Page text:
Ian Gildenhuys joined the City of Cape Town's Environmental Health Unit back in 1987, and has gained a wealth of experience in environmental health matters in his 34 year career in local government. He currently serves as the designated Air Quality Officer, Grade 1 Environmental Management Inspector and Head of the Specialized Environmental Health Unit located within City Health, for the City of Cape Town. He Unit is primarily responsible for regulating emissions from Industries as mandated in terms of the National Environmental Management: Air Quality Act. His obtained his tertiary education at the Cape Peninsula Technikon (now known as the Cape Peninsula University of Technology) - a National Diploma in Public Health and a National Higher Diploma in Environmental Health. He is a passionate family man and loves spending time undertaking various outdoor activities in the natural environment.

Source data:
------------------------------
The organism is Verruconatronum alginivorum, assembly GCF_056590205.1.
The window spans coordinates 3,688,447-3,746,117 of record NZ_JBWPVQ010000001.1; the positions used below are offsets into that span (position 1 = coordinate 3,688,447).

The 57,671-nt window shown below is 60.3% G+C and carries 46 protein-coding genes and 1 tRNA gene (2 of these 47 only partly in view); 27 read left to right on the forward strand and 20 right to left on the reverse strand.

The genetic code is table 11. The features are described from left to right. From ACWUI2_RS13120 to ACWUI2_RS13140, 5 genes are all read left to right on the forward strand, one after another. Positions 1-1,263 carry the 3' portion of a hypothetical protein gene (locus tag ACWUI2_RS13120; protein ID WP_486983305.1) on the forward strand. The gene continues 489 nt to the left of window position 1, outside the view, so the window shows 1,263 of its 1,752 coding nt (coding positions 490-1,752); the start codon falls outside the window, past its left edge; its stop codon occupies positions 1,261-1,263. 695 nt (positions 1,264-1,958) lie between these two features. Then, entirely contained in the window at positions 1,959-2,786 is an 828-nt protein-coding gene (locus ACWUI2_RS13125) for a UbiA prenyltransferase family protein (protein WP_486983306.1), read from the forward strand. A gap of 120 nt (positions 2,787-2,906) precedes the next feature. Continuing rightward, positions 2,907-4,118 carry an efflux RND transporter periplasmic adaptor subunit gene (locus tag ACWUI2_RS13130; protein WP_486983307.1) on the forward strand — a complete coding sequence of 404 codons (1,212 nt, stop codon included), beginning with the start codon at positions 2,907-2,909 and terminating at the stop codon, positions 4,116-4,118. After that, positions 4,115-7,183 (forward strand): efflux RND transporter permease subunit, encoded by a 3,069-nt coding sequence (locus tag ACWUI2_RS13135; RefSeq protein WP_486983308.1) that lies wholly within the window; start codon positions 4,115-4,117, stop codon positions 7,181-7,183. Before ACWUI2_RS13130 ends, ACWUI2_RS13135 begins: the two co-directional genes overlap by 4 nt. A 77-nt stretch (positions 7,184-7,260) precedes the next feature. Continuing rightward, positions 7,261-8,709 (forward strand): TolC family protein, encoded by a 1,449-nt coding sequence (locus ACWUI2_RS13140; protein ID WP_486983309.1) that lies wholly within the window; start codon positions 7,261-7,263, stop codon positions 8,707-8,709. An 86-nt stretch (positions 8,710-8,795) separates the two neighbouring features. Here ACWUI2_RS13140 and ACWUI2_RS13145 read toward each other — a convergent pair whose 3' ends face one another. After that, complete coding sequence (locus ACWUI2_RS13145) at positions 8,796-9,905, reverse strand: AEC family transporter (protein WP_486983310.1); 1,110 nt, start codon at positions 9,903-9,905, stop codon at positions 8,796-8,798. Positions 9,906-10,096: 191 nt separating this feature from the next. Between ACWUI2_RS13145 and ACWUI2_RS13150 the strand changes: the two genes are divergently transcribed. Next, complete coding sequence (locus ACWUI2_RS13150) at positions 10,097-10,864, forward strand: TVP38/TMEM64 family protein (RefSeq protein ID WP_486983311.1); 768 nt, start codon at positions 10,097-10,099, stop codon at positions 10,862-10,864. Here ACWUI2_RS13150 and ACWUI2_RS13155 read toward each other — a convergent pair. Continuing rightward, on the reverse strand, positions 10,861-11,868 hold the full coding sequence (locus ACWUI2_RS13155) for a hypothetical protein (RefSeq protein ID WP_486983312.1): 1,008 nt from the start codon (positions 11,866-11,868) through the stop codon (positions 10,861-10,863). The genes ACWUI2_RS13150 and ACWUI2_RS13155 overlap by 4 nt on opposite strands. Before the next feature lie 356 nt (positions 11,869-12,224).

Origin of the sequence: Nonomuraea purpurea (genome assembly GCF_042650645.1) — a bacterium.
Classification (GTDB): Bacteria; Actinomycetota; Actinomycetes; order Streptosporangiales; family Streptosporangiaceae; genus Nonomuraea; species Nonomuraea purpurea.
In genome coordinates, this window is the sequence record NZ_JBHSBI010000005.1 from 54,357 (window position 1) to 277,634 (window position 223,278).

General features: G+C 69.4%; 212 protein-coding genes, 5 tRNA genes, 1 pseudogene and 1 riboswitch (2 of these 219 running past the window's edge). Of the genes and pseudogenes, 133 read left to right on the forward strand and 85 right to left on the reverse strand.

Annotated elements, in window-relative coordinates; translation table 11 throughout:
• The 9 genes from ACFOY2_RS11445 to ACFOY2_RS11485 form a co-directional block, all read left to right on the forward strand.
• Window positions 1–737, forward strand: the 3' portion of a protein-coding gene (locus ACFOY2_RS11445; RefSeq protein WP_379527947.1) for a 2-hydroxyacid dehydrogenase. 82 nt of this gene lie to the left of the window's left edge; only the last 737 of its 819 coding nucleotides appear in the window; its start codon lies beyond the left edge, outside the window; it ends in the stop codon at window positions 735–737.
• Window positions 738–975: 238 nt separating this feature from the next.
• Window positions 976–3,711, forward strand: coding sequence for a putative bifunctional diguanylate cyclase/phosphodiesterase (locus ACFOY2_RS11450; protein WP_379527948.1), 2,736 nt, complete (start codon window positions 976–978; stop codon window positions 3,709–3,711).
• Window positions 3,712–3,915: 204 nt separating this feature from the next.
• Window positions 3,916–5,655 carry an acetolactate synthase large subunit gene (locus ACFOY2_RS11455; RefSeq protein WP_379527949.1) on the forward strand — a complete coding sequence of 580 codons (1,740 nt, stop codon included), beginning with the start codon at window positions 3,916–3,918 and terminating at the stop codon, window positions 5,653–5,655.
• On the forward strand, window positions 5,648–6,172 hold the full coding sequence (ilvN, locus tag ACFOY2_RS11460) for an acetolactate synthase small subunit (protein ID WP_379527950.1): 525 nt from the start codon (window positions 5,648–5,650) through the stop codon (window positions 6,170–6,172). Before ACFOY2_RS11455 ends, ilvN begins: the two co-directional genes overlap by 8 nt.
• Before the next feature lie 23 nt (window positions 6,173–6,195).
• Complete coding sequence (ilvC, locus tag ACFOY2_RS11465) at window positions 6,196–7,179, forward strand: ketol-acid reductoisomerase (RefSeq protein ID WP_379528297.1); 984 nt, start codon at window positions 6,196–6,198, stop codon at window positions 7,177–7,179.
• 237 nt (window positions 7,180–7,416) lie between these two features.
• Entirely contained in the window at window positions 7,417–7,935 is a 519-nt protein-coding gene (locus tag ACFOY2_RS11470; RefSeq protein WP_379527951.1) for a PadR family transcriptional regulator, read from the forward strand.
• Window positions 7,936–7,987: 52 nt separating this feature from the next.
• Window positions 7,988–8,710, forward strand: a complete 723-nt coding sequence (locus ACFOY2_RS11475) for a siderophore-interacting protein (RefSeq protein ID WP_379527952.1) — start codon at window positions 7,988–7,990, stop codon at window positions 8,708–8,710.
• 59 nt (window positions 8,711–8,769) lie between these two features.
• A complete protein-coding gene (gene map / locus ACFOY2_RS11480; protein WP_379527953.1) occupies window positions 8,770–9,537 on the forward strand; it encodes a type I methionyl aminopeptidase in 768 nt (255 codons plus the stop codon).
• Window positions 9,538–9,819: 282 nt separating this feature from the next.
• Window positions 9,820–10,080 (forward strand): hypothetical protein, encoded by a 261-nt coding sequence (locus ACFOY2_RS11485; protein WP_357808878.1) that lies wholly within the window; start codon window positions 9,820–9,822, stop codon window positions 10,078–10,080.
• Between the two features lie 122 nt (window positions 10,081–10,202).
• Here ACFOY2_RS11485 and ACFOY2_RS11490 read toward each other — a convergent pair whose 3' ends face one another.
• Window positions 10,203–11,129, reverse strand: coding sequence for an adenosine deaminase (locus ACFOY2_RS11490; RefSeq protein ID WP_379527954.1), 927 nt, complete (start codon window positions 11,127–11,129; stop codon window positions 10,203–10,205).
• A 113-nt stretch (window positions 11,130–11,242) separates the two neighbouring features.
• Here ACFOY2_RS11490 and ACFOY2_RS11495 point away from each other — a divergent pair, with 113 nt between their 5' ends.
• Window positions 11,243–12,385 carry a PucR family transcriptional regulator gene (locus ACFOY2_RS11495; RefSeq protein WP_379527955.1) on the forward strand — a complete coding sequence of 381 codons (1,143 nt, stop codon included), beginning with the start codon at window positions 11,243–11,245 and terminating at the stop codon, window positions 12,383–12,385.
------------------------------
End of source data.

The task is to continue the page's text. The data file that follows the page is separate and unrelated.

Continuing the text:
Dr Janet is a Visiting Lecturer at the Wits Mining Institute- Centre for Sustainability in Mining & Industry (CSMI) and previously, served as External Examiner (Community Course) at the Centre for Sustainability in Mining & Industry (CSMI) from 2015 to 2018. She is also affiliated to the African Centre for Migration & Society (ACMS) as a Senior Research Fellow and Guest Lecturer. Janet possesses vast skills in both quantitative and qualitative research methodologies and a strong understanding of standardized evaluative procedures and monitoring techniques, facilitation, rapporteuring including report writing skills. Furthermore, she is involved in identification of research activities, resource mobilisation, setting time lines, lobbying, and advocacy including evaluating community interventions and related activities on and off-campus. Her doctoral dissertation (funded by the University of the Witwatersrand’s Post Merit Award Bursary (PMA) and the National Research Foundation (NRF) examined labour migration in its historical and contemporary contexts with a particular focus on mining, migrant workers mobilisation trajectories in South Africa. In a way, the interdisciplinary nature of her study informed and shaped current research interests. Overall, Janet’s scholarly interests range widely, from mining, labour, migration, gender and development. She possess vast experience working with government, business, trade unions, civil society, and international agencies/ global unions such as the International Labour Organisation (ILO), Public Service International, Solidarity Center, Greenpeace and Oxfam. Aside academia, Janet is a community activist and provides facilitation & rapporteuring services to mining affected communities, trade unions, community-based organisations (CBOs), migrant-rights organisations (MROs), non-governmental organisations and United Nations Agencies. She is a hard-working, critical thinker and interacts very well with people at different levels and was trained on leadership skills.